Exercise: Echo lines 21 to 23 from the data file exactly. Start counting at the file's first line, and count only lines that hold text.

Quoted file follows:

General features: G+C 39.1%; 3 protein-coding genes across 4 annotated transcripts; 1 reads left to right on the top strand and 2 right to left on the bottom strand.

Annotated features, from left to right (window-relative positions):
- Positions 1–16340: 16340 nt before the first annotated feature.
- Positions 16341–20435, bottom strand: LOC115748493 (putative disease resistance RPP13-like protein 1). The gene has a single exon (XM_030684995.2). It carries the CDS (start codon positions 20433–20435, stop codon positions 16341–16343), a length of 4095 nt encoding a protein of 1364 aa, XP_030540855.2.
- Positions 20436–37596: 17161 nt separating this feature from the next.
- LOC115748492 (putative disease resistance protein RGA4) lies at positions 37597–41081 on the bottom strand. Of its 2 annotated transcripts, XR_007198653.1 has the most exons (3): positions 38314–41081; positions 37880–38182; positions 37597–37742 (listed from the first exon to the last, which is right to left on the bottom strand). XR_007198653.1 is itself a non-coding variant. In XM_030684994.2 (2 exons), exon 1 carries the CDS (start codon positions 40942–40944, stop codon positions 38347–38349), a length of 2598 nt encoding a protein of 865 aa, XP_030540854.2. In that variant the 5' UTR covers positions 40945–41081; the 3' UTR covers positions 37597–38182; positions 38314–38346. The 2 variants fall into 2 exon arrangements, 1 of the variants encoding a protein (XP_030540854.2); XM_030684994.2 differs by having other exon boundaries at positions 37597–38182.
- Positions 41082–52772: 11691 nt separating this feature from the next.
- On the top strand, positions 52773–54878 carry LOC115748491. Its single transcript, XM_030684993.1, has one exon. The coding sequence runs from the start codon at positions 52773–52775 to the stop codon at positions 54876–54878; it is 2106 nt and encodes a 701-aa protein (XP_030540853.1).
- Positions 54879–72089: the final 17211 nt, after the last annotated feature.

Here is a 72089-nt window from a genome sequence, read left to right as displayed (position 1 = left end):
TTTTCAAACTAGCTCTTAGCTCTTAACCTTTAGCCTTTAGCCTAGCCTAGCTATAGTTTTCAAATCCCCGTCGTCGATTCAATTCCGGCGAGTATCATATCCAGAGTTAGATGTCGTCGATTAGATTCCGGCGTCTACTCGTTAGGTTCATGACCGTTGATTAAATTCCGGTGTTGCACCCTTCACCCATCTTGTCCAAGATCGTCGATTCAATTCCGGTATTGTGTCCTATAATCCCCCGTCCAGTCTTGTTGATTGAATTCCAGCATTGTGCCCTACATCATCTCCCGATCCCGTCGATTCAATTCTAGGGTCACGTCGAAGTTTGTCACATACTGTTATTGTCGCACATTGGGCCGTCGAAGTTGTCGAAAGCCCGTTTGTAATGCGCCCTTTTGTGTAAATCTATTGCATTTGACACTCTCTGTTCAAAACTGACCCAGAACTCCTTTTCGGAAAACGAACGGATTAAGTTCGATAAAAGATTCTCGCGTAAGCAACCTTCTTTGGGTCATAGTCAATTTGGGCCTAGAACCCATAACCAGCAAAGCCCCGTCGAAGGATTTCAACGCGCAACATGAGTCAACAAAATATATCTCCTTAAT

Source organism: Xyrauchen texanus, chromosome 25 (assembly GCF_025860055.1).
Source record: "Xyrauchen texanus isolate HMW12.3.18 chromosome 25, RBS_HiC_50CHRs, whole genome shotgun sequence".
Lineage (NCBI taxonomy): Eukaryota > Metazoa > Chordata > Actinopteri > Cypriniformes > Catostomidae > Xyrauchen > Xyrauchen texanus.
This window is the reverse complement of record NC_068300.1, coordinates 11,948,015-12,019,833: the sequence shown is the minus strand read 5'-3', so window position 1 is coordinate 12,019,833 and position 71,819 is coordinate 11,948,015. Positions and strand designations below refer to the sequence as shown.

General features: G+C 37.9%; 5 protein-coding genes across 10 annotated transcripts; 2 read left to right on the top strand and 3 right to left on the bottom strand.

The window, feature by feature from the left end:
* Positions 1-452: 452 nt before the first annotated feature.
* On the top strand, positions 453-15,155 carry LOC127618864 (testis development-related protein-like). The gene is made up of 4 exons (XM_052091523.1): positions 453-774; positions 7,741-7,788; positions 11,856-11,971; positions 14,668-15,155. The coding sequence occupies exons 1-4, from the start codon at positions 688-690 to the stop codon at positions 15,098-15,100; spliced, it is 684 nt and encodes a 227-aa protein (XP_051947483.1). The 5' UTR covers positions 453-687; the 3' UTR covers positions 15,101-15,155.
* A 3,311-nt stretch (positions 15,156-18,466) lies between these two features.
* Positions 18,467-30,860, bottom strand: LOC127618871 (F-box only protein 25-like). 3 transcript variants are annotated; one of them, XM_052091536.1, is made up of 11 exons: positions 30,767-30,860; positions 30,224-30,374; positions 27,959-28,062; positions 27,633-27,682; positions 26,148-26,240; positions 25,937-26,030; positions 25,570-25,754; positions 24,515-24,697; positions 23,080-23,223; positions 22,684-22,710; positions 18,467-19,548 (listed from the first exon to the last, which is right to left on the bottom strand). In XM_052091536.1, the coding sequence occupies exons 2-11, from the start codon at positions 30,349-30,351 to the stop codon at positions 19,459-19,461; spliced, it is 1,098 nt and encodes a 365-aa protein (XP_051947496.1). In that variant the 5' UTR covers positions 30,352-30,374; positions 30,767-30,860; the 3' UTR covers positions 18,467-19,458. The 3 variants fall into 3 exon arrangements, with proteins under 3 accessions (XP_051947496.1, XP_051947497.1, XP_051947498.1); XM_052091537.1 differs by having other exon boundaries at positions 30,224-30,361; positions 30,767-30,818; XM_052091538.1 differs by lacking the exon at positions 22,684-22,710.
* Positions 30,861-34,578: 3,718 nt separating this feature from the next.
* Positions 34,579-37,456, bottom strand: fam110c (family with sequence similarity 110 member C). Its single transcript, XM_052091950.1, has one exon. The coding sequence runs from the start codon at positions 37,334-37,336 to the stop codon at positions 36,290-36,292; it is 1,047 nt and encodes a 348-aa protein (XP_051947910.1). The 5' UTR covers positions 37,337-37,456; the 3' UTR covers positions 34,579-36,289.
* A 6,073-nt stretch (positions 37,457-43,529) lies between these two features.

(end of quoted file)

* Positions 18,467-30,860, bottom strand: LOC127618871 (F-box only protein 25-like). 3 transcript variants are annotated; one of them, XM_052091536.1, is made up of 11 exons: positions 30,767-30,860; positions 30,224-30,374; positions 27,959-28,062; positions 27,633-27,682; positions 26,148-26,240; positions 25,937-26,030; positions 25,570-25,754; positions 24,515-24,697; positions 23,080-23,223; positions 22,684-22,710; positions 18,467-19,548 (listed from the first exon to the last, which is right to left on the bottom strand). In XM_052091536.1, the coding sequence occupies exons 2-11, from the start codon at positions 30,349-30,351 to the stop codon at positions 19,459-19,461; spliced, it is 1,098 nt and encodes a 365-aa protein (XP_051947496.1). In that variant the 5' UTR covers positions 30,352-30,374; positions 30,767-30,860; the 3' UTR covers positions 18,467-19,458. The 3 variants fall into 3 exon arrangements, with proteins under 3 accessions (XP_051947496.1, XP_051947497.1, XP_051947498.1); XM_052091537.1 differs by having other exon boundaries at positions 30,224-30,361; positions 30,767-30,818; XM_052091538.1 differs by lacking the exon at positions 22,684-22,710.
* Positions 30,861-34,578: 3,718 nt separating this feature from the next.
* Positions 34,579-37,456, bottom strand: fam110c (family with sequence similarity 110 member C). Its single transcript, XM_052091950.1, has one exon. The coding sequence runs from the start codon at positions 37,334-37,336 to the stop codon at positions 36,290-36,292; it is 1,047 nt and encodes a 348-aa protein (XP_051947910.1). The 5' UTR covers positions 37,337-37,456; the 3' UTR covers positions 34,579-36,289.